Classes in Merchandising & Design are taught by professors and instructors who have years of work and knowledge building in the industry. Each instructor in Merchandising & Design is focused on providing students with an education tailored to their specific interests, creating a curriculum that emphasizes capacity-building through hands-on exploration and experiential learning opportunities. The average class size in Merchandising and Design is 20 students, so that instructors are able to tailor projects and guidance to each individual student, while also focusing on community building.
- Historic Costume Collection
A wonderful resource available to the School of Human Ecology is a Historic Costume Collection, which houses over 1,500 pieces dating from the mid-1800s to today! The Historic Costume Collection serves as a resource to all Human Ecology students, including those in Merchandising and Design.
As a student in Merchandising and Design, you have full access to the Historic Costume Collection. Want to borrow a gown from the 1940s to learn about construction techniques? How about hosting a fashion show with pieces from the 1920s? Or maybe you just want to see how large shoulder pads really were in the 1980s. All of those items and more can be found in our collection. We are blessed to have been provided this resource by our alumni and are thankful for the opportunities it provides our students.
Check out this virtual exhibit in celebration of the 30th Anniversary of the Leona Lusk Black Cultural Center to see the MacIndoe Historic Costume Collection Exhibition in action!
- Fashion Merchandising Association
The Fashion Merchandising Association is our own student organization open to any student at Tennessee Tech interested in fashion! The organization offers students a fantastic extracurricular opportunity by providing you with hands-on experience in the industry and the chance to form connections with experts in the field!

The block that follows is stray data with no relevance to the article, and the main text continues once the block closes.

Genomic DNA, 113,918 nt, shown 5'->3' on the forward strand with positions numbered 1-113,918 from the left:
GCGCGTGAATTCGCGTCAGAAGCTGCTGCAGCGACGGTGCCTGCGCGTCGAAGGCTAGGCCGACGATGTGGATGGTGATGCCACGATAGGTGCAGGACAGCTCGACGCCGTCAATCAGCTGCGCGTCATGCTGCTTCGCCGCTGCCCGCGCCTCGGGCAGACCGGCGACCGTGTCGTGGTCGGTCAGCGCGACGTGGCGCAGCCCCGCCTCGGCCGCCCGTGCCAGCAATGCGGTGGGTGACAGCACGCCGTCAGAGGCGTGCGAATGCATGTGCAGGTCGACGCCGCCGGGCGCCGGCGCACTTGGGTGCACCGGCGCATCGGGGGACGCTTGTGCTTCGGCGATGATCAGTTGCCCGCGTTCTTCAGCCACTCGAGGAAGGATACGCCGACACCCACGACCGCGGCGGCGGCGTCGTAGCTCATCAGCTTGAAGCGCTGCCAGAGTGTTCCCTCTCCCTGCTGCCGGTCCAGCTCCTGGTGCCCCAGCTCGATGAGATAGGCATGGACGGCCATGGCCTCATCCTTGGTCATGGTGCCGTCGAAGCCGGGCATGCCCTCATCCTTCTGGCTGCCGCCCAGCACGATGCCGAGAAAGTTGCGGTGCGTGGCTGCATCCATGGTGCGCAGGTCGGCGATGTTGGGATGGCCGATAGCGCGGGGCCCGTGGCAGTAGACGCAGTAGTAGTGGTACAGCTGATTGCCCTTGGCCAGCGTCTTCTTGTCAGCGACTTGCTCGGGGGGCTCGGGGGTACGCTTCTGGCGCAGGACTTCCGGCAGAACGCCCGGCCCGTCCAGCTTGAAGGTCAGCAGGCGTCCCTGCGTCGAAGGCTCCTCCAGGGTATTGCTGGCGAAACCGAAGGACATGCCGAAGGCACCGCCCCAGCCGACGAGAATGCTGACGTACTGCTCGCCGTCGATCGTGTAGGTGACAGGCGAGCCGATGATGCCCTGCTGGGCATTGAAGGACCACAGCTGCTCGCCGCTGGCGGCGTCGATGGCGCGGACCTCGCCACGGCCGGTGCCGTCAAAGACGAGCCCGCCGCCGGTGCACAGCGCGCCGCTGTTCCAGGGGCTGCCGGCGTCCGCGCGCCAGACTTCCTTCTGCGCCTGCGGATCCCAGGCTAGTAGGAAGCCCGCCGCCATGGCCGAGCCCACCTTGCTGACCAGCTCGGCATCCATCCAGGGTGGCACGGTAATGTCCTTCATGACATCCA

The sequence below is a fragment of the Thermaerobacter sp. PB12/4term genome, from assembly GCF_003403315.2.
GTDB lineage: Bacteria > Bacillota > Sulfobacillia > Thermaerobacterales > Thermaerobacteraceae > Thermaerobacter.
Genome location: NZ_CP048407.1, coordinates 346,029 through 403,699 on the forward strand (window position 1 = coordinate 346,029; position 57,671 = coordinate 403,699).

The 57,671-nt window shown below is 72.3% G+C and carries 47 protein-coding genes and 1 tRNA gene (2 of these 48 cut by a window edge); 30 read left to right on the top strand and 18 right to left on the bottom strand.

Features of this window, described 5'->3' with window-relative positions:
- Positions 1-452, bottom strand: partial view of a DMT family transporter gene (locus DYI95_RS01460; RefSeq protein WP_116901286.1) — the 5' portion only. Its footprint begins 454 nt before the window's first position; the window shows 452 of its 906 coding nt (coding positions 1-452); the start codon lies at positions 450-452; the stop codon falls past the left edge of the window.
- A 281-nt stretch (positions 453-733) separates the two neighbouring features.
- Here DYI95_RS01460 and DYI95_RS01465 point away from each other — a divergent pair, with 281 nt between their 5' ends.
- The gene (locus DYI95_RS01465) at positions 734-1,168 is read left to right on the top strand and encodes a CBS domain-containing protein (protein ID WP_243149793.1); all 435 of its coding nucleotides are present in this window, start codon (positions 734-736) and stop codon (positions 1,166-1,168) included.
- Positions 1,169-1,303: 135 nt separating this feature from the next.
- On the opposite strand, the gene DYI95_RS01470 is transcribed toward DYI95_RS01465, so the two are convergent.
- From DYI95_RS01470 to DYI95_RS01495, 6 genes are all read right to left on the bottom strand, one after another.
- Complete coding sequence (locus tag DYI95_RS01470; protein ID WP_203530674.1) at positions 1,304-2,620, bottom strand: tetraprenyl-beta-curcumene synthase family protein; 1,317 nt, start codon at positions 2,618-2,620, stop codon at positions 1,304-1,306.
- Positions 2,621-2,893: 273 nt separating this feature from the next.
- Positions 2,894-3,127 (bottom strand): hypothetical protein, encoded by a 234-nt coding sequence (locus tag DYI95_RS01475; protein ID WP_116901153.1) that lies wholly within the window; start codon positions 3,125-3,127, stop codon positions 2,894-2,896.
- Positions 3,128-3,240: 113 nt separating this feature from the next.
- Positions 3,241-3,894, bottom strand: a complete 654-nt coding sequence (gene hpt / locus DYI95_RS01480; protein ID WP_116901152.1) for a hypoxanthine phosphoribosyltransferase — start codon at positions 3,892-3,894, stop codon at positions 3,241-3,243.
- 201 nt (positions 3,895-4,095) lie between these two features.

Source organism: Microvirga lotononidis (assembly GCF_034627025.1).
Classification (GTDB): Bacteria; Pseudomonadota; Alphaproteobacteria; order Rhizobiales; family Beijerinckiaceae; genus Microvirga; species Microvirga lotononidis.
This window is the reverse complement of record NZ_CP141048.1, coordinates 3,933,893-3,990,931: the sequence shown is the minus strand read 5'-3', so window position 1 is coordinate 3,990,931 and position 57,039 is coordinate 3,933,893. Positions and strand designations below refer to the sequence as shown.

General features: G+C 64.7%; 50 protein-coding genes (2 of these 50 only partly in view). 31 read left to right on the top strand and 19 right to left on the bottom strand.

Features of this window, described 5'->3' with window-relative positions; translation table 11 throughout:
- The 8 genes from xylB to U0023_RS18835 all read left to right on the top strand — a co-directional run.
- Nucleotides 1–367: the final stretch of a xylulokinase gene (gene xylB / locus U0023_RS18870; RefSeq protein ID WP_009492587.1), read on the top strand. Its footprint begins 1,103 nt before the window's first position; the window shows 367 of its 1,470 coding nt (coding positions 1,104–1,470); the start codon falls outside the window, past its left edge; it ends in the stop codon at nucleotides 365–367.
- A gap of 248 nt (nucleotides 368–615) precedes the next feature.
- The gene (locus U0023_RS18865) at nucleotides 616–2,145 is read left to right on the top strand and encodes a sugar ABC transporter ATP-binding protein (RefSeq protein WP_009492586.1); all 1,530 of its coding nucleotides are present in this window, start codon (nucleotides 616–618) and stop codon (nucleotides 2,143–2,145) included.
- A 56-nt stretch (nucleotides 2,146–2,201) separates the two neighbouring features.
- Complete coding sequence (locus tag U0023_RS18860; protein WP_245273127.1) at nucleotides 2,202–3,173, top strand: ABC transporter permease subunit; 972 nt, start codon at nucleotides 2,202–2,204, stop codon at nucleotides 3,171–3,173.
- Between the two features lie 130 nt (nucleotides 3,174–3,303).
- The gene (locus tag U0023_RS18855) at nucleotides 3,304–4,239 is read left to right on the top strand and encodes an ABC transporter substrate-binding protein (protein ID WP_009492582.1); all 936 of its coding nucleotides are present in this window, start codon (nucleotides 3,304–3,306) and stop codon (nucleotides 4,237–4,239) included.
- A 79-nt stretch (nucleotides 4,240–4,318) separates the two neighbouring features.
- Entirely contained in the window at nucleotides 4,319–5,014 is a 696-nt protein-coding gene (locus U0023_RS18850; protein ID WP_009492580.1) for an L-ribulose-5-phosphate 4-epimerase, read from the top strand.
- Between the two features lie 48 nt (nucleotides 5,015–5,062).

Some experiences you have the opportunity to engage with are:
- Organizing campus-wide fashion shows
- Visiting local market centers and learning about the buying process
- Meeting and developing connections with local entrepreneurs
- Gaining valuable industry experience through internship opportunities
- Developing your leadership potential through officer positions
Want to learn more? Follow us on Instagram @tntechfma!
- Fashion Study Tours
The field of Merchandising & Design truly contains some of the most global industries you will ever engage with. And at Tech, we believe it is essential to your learning that you have a chance to experience the industry while completing your classes!
Each year, the Merchandising and Design concentration participates in a Study Tour experience, visiting a different city that is essential to the industry. On these Study Tours, we have the opportunity to meet with industry experts, engage first-hand with design-based experiences, and explore the culture in a new location. And every four years the Study Tour is extra special, as we travel internationally to explore fashion in the European Market!
Our major goal in planning these trips is to provide the students with unique, personal experiences. We always look for at least two to three designers who can meet with students in their studios so you have the opportunity to see the entire process of design. We also engage in historical experiences, such as meeting with museum curators or costume designers to learn about how the past influences the future of design. Finally, we plan at least one or two cultural experiences, such as watching a Broadway play or visiting an art gallery. These experiences provide a look at the culture of the city we are visiting, allowing students to see how culture and society can influence design.